Memphis: en Pointe, Crossroads interview with Dorothy Gunther Pugh

In a community generally recognized for rock ‘n’ roll, soul and rhythm and blues, one might think that the ivory tower world of fine arts could remain aloof. Not so in the Bluff City. Over the past twenty-five years, Ballet Memphis has emerged as a unique and powerful element in the Memphis arts community due in no small part to the work of artistic director and CEO, Dorothy Gunther Pugh.

Since founding Ballet Memphis in 1986, Pugh has led the institution to new heights of esteem and in directions a ballet company doesn't normally follow, remaining committed to not only exceptional performances but also being a reflection of the community it calls home. In its 25 years under Pugh, Ballet Memphis has grown to employ 18 professional dancers, an annual budget of more than $3 million and a permanent studio in Cordova. To say that Ballet Memphis has been very active recently would be an understatement. It used to be common for the company to take shows outside Memphis twice a year. This year was a bit different. Ballet Memphis has had ten national tours this year, from St. Louis, Missouri, to Long Beach, California. All in addition to their home schedule including the traditional and beloved Nutcracker and a collection of new works called The River Project inspired by the mighty Mississippi.

On top of their busy season, they coordinated the celebration of Ballet Memphis’ 25th anniversary gala at the end of this past April. "And that was just a few weeks after closing Cinderella!" said Pugh.

In every sector of the American workforce, employees are working harder and with fewer resources. Apparently, even in fine arts. "We’re definitely part of those high productivity statistics we see across America," said Pugh. In addition to their formidable performance schedule, Ballet Memphis opened a community center program focused on childhood obesity available at nine different community centers throughout the city. Pugh says they aim to double the number of centers next time. Happily, Pugh is looking forward to adding more staff soon simply to keep pace with all the work.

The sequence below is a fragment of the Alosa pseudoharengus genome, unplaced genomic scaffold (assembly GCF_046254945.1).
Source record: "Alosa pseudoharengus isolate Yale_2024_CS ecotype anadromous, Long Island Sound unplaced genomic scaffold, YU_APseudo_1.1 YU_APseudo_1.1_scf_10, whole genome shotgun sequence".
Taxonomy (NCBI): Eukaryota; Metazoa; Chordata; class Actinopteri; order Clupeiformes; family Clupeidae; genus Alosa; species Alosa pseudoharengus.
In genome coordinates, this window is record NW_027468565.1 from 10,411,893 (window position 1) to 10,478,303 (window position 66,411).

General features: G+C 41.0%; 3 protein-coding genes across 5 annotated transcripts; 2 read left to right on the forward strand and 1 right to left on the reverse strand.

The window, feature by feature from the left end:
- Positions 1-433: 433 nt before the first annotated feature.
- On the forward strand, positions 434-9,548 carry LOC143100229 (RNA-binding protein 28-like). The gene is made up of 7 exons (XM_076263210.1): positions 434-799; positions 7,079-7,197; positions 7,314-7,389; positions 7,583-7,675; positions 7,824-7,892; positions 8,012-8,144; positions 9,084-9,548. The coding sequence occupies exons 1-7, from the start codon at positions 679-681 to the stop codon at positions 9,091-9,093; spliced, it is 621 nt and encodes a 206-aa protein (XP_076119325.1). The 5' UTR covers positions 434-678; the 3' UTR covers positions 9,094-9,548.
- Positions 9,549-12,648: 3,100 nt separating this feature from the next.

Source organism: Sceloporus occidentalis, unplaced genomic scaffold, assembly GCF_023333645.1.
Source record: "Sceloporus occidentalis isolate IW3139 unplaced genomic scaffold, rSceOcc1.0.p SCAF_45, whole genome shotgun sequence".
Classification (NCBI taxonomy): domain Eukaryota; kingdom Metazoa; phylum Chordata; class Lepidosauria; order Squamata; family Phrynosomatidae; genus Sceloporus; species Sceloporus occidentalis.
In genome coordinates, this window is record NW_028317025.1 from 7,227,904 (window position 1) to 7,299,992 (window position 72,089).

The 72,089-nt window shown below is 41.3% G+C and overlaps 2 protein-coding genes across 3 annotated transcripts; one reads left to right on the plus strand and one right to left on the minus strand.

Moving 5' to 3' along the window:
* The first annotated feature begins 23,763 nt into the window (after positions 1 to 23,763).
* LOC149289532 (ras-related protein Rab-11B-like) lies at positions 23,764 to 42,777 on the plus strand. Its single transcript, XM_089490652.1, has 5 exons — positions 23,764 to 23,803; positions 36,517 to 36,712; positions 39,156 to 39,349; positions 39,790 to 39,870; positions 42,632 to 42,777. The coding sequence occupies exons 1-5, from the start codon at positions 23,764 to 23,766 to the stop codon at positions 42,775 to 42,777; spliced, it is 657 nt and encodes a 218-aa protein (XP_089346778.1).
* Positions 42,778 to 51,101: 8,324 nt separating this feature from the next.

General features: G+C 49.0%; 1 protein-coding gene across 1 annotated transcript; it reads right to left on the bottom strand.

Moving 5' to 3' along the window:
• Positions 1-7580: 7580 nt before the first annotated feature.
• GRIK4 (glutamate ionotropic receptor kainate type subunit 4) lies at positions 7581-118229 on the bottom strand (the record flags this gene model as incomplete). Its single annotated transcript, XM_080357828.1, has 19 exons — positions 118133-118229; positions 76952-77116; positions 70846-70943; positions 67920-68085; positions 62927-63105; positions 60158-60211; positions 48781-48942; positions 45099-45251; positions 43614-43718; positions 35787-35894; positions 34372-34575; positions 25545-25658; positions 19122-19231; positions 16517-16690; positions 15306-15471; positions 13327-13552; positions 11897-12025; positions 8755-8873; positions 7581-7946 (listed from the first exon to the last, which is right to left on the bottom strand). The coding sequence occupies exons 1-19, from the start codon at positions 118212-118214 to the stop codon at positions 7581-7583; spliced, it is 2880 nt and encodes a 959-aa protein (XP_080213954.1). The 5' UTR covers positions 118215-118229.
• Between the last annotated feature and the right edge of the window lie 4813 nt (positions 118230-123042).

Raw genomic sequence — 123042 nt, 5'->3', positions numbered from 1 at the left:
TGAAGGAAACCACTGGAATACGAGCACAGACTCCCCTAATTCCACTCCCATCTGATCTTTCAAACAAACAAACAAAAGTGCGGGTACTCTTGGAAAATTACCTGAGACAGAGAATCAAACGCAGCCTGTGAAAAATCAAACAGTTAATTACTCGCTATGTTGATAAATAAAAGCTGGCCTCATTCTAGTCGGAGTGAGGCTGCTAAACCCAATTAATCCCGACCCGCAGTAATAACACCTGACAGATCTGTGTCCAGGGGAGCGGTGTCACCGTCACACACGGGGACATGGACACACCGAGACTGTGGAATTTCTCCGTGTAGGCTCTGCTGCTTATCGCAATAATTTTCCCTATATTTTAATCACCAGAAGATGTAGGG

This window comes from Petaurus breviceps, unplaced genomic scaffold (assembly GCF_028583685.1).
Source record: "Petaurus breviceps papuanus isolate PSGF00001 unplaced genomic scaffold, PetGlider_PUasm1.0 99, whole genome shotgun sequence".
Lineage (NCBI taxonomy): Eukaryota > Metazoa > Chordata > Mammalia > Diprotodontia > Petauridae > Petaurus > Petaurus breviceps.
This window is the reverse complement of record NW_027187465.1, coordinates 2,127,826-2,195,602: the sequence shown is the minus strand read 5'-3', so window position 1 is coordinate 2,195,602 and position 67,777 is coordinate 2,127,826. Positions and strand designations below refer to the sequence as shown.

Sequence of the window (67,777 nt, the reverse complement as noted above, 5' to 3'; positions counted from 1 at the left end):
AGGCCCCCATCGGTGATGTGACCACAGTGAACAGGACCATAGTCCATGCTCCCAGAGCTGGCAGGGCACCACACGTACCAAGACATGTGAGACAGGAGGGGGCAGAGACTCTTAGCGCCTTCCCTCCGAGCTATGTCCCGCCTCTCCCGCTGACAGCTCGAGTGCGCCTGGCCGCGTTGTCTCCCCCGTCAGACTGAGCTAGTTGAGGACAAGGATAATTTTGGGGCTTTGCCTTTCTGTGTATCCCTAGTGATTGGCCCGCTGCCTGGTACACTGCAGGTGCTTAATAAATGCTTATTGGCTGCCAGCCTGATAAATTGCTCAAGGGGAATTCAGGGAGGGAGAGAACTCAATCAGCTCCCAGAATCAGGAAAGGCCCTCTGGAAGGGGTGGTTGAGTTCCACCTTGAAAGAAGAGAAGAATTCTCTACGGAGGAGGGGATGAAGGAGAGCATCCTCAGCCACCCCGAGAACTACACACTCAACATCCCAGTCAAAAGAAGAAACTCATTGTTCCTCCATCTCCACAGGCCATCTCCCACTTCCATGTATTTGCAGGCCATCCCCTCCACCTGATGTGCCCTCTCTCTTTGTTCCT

Pugh, like the company she leads, is unique. She is a board member at the Greater Memphis Chamber, a position that astounds many of the ballet directors she meets in other cities. Having a place on the board of the Chamber is a position that Pugh believes signals a distinct commitment to the arts that other ballet companies would envy.“We are not and have never been a typical ballet company any more than Memphis has been a typical city,” said Pugh. She’s proud of the fact that Ballet Memphis has been engaged in a way that stretches beyond commerce and into the greater community. She’s quick to point to past programs like the Chamber’s “Investing in Innovation” and “Calling All Artists” as proof that the arts are well valued by the entire community, not just a select few.“

Quietly and away from the limelight, Memphis has demonstrated that we can think ahead and we’re not afraid to take risks and be different,” she said. Taking those risks and being different is something that helps Ballet Memphis become an extension of the city itself. “You should always sing the song of your community,” said Pugh. “The ballet company should say something about the community it’s representing.”

As they have every year for almost a decade, Ballet Memphis ended the season with Interiorworks, a dancer-produced program with 10 new works designed to raise money for dancers needing help transitioning between careers. The work normally done by administrative staff such as marketing, scheduling, food and beverage and audience perks is all coordinated by the dancers.

Written by Ed Arnold, this story is also featured in the 2012 Summer issue of Memphis Crossroads Magazine.  Read any issue, anytime at                

Posted by Cynthia Saatkamp at 9:37 PM
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